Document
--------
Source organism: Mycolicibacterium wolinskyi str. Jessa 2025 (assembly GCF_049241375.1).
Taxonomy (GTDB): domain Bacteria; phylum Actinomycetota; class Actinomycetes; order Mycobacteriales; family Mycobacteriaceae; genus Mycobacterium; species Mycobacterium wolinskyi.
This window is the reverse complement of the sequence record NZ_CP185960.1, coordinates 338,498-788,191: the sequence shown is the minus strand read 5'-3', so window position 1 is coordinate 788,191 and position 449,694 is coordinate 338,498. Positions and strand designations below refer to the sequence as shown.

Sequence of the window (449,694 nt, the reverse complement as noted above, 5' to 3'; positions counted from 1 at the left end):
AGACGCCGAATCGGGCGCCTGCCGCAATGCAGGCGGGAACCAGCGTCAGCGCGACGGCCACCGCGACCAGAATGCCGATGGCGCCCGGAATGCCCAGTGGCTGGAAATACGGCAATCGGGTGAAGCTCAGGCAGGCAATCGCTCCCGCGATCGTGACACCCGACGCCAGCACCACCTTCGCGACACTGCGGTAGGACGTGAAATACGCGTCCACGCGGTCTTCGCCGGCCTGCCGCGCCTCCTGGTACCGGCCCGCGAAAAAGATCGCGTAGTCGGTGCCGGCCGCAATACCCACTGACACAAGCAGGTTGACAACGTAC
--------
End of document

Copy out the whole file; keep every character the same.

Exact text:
Source organism: Mycolicibacterium wolinskyi str. Jessa 2025 (assembly GCF_049241375.1).
Taxonomy (GTDB): domain Bacteria; phylum Actinomycetota; class Actinomycetes; order Mycobacteriales; family Mycobacteriaceae; genus Mycobacterium; species Mycobacterium wolinskyi.
This window is the reverse complement of the sequence record NZ_CP185960.1, coordinates 338,498-788,191: the sequence shown is the minus strand read 5'-3', so window position 1 is coordinate 788,191 and position 449,694 is coordinate 338,498. Positions and strand designations below refer to the sequence as shown.

Sequence of the window (449,694 nt, the reverse complement as noted above, 5' to 3'; positions counted from 1 at the left end):
AGACGCCGAATCGGGCGCCTGCCGCAATGCAGGCGGGAACCAGCGTCAGCGCGACGGCCACCGCGACCAGAATGCCGATGGCGCCCGGAATGCCCAGTGGCTGGAAATACGGCAATCGGGTGAAGCTCAGGCAGGCAATCGCTCCCGCGATCGTGACACCCGACGCCAGCACCACCTTCGCGACACTGCGGTAGGACGTGAAATACGCGTCCACGCGGTCTTCGCCGGCCTGCCGCGCCTCCTGGTACCGGCCCGCGAAAAAGATCGCGTAGTCGGTGCCGGCCGCAATACCCACTGACACAAGCAGGTTGACAACGTAC